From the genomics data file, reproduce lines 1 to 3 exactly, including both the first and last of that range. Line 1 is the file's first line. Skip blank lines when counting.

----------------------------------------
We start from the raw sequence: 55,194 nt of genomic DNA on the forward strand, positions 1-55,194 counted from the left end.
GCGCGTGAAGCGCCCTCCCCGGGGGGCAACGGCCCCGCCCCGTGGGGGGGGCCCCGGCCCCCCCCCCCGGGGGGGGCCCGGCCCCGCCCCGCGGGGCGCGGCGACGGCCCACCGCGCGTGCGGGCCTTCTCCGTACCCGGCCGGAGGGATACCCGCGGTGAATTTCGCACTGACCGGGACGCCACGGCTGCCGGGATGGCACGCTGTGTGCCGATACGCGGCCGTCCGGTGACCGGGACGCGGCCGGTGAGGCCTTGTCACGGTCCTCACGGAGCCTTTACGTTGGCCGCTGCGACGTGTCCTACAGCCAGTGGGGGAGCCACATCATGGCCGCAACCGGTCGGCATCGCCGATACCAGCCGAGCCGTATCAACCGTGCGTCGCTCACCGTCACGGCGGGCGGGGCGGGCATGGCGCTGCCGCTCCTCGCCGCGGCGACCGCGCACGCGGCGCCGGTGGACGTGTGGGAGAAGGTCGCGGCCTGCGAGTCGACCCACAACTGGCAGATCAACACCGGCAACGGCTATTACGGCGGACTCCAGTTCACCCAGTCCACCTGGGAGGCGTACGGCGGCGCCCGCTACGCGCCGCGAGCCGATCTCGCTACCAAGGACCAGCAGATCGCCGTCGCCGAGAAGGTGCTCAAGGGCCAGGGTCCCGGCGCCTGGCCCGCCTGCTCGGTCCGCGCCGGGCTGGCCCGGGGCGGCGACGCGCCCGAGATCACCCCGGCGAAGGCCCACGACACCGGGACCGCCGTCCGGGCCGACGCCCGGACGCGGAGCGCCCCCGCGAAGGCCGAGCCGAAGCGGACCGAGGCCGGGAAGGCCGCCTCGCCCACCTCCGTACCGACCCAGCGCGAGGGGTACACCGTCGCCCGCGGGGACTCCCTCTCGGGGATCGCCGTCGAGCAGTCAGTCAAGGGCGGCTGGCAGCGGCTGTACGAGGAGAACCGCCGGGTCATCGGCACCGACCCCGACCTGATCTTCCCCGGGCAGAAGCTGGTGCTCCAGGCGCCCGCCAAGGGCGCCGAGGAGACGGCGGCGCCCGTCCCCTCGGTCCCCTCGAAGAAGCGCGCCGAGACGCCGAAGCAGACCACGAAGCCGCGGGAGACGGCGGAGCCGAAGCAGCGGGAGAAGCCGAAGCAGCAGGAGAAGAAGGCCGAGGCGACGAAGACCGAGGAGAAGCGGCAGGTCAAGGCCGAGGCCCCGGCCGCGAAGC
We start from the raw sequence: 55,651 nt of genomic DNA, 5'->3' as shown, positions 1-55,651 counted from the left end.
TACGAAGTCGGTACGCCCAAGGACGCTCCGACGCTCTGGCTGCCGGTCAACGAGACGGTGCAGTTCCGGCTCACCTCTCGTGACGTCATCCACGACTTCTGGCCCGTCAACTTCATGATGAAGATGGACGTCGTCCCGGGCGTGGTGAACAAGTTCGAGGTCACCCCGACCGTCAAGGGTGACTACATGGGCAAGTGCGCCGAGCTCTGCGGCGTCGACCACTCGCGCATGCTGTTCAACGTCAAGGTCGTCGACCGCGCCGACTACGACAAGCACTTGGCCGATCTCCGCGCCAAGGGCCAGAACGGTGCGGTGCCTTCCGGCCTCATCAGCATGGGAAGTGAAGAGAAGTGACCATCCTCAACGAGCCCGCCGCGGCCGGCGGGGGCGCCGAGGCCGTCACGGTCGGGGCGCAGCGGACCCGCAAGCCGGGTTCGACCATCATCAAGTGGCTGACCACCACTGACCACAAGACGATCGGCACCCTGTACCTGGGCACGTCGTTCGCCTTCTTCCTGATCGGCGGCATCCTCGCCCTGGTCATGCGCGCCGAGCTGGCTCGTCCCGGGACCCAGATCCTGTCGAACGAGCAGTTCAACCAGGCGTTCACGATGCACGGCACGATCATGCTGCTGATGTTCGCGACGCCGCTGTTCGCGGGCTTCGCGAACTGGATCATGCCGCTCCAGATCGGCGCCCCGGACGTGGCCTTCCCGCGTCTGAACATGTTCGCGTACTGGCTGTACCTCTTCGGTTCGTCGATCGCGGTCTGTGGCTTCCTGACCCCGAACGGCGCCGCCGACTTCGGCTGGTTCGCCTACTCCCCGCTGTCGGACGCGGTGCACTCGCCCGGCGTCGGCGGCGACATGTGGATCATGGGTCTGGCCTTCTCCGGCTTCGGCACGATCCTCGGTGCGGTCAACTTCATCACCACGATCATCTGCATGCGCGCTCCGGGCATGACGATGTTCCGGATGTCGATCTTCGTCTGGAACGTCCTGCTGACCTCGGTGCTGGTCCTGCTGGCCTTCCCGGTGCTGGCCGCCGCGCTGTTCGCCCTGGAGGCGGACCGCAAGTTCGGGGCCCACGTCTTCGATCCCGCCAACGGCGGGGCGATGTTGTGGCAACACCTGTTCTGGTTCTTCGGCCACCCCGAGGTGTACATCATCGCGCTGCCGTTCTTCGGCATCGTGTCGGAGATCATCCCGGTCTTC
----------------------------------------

We start from the raw sequence: 55,194 nt of genomic DNA on the forward strand, positions 1-55,194 counted from the left end.
GCGCGTGAAGCGCCCTCCCCGGGGGGCAACGGCCCCGCCCCGTGGGGGGGGCCCCGGCCCCCCCCCCCGGGGGGGGCCCGGCCCCGCCCCGCGGGGCGCGGCGACGGCCCACCGCGCGTGCGGGCCTTCTCCGTACCCGGCCGGAGGGATACCCGCGGTGAATTTCGCACTGACCGGGACGCCACGGCTGCCGGGATGGCACGCTGTGTGCCGATACGCGGCCGTCCGGTGACCGGGACGCGGCCGGTGAGGCCTTGTCACGGTCCTCACGGAGCCTTTACGTTGGCCGCTGCGACGTGTCCTACAGCCAGTGGGGGAGCCACATCATGGCCGCAACCGGTCGGCATCGCCGATACCAGCCGAGCCGTATCAACCGTGCGTCGCTCACCGTCACGGCGGGCGGGGCGGGCATGGCGCTGCCGCTCCTCGCCGCGGCGACCGCGCACGCGGCGCCGGTGGACGTGTGGGAGAAGGTCGCGGCCTGCGAGTCGACCCACAACTGGCAGATCAACACCGGCAACGGCTATTACGGCGGACTCCAGTTCACCCAGTCCACCTGGGAGGCGTACGGCGGCGCCCGCTACGCGCCGCGAGCCGATCTCGCTACCAAGGACCAGCAGATCGCCGTCGCCGAGAAGGTGCTCAAGGGCCAGGGTCCCGGCGCCTGGCCCGCCTGCTCGGTCCGCGCCGGGCTGGCCCGGGGCGGCGACGCGCCCGAGATCACCCCGGCGAAGGCCCACGACACCGGGACCGCCGTCCGGGCCGACGCCCGGACGCGGAGCGCCCCCGCGAAGGCCGAGCCGAAGCGGACCGAGGCCGGGAAGGCCGCCTCGCCCACCTCCGTACCGACCCAGCGCGAGGGGTACACCGTCGCCCGCGGGGACTCCCTCTCGGGGATCGCCGTCGAGCAGTCAGTCAAGGGCGGCTGGCAGCGGCTGTACGAGGAGAACCGCCGGGTCATCGGCACCGACCCCGACCTGATCTTCCCCGGGCAGAAGCTGGTGCTCCAGGCGCCCGCCAAGGGCGCCGAGGAGACGGCGGCGCCCGTCCCCTCGGTCCCCTCGAAGAAGCGCGCCGAGACGCCGAAGCAGACCACGAAGCCGCGGGAGACGGCGGAGCCGAAGCAGCGGGAGAAGCCGAAGCAGCAGGAGAAGAAGGCCGAGGCGACGAAGACCGAGGAGAAGCGGCAGGTCAAGGCCGAGGCCCCGGCCGCGAAGC
We start from the raw sequence: 55,651 nt of genomic DNA, 5'->3' as shown, positions 1-55,651 counted from the left end.